Do you know what the most coveted super power in comic books is? It’s not the power of suggestion, the ability to read minds or even being able to transport people to strange and alien realms. It’s staying power. What really sucks, then, is when you pick up a book you think will have staying power, but instead - as has happened so many times before - trails off before it gets going. Such is the case with EGOs ... and that really bums me out. I picked up Image’s space team adventure book EGOs on a whim, and was pleasantly surprised by its familiar, yet fun first issue, inhabited by a few intriguing characters and twisted by a turn of events that forced a further differentiation from its predecessors with similar premises. I was also pumped to be getting in on the ground floor with new artist, Gus Storms, who showed a lot of promise in his first, colorful foray into funny books. But very quickly, that all quickly paled, and by its third issue, I’ve almost completely lost interest.
The plot this issue follows the rag tag leftovers of the EGOs V.2 team (who were all but massacred last time) and a few random folks who presumably made the cut for the simultaneous EGOs membership drive, although we were never shown this final cut, and if these two were chosen, it must have been from a pretty shitty pool. Together, they make their last stand against Masse: The Living Galaxy, who means to destroy and eat a star system made up of five densely-populated worlds.
On top of that conflict is one which sees this motley crew torn apart by infighting between its husband and wife captains, Deuce and Miri, who are at a loggerheads over the ethical ambiguity of Deuce’s plan to clone the shit out of himself and use the results as fodder in his war against galactic anarchy. As I write this, I realize that all sounds pretty great on paper, and it does ... until it’s actually “on paper.”
There are a lot of problems with this issue, not least of which is a character named Pigmentia, who I want to get out of the way first. This is an ostensibly cosmic comic, but here you have a character who shoots paintballs from wrist launchers. Regardless of the overly-convenient way her powers manifest this time, I just can’t get past that concept; a weak link in an otherwise strong chain of powers.
In all, however, the character development throughout this cast - especially Deuce and Miri, who fight like petulant children - felt too chaotic and wildly thrown together, before then being way too quickly wrapped-up and smoothed over. The same thing is true for the whole threat of this story in general. I know this is comics, but they smoked that living galaxy in three issues; two, technically, since he appeared at the end of the first one. That makes the defeat of a character called “The Living Galaxy” depressingly underwhelming.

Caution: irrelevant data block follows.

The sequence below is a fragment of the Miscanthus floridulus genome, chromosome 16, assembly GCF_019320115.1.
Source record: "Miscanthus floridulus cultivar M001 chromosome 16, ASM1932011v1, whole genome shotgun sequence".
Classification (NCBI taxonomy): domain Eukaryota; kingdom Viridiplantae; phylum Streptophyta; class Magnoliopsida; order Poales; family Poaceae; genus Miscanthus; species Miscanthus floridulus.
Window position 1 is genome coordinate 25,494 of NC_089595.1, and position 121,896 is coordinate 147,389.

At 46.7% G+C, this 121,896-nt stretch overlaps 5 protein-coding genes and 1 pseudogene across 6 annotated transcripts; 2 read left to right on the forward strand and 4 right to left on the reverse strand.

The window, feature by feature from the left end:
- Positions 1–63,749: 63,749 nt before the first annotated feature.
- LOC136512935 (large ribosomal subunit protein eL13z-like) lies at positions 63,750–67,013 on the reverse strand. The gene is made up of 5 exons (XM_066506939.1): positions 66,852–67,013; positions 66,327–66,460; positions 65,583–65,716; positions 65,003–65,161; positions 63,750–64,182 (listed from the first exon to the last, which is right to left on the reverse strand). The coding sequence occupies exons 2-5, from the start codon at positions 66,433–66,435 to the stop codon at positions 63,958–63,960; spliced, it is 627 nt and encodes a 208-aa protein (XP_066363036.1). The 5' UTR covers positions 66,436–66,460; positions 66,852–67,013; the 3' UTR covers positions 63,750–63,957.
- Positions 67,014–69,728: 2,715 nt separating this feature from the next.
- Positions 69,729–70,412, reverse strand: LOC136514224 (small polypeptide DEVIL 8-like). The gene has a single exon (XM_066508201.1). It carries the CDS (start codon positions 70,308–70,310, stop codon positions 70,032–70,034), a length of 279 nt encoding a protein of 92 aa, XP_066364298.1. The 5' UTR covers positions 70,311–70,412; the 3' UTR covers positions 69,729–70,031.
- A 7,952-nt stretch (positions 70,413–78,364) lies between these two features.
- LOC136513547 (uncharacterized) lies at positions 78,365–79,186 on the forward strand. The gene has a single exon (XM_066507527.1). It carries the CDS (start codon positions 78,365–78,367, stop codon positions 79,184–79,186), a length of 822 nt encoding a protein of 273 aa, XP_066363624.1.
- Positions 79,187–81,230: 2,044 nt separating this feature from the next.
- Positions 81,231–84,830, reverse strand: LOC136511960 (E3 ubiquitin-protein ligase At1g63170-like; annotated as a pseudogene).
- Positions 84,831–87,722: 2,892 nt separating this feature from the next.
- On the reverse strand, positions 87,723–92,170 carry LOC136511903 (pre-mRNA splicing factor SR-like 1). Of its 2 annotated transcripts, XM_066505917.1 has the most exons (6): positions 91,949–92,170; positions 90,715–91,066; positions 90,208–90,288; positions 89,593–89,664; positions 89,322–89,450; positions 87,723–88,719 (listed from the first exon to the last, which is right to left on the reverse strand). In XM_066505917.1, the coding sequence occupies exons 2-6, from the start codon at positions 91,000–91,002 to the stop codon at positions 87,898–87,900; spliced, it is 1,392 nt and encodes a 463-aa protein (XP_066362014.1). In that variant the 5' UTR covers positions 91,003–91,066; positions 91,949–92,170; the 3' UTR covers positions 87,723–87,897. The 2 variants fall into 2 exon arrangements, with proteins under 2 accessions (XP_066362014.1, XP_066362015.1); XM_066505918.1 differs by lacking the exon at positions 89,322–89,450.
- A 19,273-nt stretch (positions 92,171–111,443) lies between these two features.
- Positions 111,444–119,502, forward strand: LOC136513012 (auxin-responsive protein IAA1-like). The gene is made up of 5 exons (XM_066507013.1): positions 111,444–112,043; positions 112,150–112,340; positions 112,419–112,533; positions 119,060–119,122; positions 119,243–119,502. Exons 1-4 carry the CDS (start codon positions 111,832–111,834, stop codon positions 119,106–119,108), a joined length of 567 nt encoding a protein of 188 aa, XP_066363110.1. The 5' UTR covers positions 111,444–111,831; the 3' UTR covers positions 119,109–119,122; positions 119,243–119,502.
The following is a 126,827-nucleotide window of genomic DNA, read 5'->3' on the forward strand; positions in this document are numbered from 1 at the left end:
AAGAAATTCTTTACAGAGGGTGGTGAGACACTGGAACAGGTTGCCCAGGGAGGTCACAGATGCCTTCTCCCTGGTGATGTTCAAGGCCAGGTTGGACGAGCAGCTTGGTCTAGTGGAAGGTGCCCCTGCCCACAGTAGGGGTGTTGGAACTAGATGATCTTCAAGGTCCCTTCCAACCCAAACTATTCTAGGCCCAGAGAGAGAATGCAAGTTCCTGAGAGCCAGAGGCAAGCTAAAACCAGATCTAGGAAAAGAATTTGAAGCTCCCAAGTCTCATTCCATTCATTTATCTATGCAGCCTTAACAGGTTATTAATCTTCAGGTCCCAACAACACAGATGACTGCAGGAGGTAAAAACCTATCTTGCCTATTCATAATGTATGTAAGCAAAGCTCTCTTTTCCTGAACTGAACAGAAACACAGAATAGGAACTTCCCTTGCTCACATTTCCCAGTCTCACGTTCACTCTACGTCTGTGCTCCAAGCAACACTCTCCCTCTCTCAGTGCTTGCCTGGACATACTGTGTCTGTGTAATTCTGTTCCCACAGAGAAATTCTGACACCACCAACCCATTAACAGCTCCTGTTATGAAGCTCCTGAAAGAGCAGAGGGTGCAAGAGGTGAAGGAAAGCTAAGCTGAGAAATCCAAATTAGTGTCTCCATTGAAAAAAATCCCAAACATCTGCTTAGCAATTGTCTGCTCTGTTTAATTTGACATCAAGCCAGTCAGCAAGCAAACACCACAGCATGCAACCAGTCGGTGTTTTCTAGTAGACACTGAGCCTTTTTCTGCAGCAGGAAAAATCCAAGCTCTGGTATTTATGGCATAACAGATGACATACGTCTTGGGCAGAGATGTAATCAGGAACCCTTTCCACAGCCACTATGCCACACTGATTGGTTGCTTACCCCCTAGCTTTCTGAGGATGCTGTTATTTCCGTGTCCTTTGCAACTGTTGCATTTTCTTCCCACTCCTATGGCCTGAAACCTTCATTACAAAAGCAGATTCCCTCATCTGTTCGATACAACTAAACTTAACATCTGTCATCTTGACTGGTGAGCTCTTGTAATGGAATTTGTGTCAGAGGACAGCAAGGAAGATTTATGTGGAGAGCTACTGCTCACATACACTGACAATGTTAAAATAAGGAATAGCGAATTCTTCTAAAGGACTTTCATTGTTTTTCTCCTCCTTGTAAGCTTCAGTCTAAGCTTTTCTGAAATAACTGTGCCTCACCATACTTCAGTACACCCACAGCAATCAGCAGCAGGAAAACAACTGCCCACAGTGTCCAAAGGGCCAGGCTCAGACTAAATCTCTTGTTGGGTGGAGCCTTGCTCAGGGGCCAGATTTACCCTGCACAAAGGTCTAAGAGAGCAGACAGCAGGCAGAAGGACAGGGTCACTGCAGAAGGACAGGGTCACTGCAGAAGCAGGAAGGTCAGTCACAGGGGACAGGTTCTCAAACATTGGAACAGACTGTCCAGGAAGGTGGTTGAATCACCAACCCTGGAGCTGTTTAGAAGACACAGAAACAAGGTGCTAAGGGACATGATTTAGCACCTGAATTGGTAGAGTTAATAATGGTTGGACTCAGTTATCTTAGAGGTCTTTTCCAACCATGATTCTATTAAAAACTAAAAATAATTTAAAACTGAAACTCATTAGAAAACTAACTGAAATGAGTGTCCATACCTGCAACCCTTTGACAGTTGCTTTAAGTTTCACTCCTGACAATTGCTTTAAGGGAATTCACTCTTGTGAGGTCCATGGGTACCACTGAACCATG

On top of that, there are quite a few gaping plot holes here, or at very least ones whose formations have gone off the rails for me. Take the first villain to show up in the series - Top Quark - or his brother, Strange Quark, who showed up vowing revenge last time. They didn’t show up this issue and now officially feel like an afterthought, even though the former killed one of the original EGOs and basically got this whole thing started.
Then there’s the narrator, who is also [SPOILER] the alleged son of Deuce and Miri, and was oddly skipped last issue. His presence here is so meaningless, you wonder why he’s even in this story other than levity. The dude likes taking drugs and bitching about his parents, we get it - but does he have to do that, and only that (when he bothers to show up) across three whole issues, without any further development?
Like the story, the art from Storms, which I so enjoyed in the first and second issues, felt rushed and significantly sloppier in EGOs #3. Since he’s new to the game, some of that is to be expected and even forgiven, but it’s still disheartening when someone who shows such great potential slips like this. I honestly do like his stuff, though, and hope he can bounce back to form soon.
EGOs has slid steadily in my reviews from a 4/5 to a 2/5. Now, you might think I’m done with this book, but you’d be wrong. I’m sticking with it for at least one more issue, because I honestly have faith in Stuart Moore and Gus Storms, and believe that they are capable of great things as a team. I’m hoping they can find that spark of staying power and whip it into the flame I expected after issue one, rather than just being extinguished in the vacuum it’s quickly becoming.
Writer: Stuart Moore Artist: Gus Storms Publisher: Image Comics Price: $2.99 Release Date: 3/12/14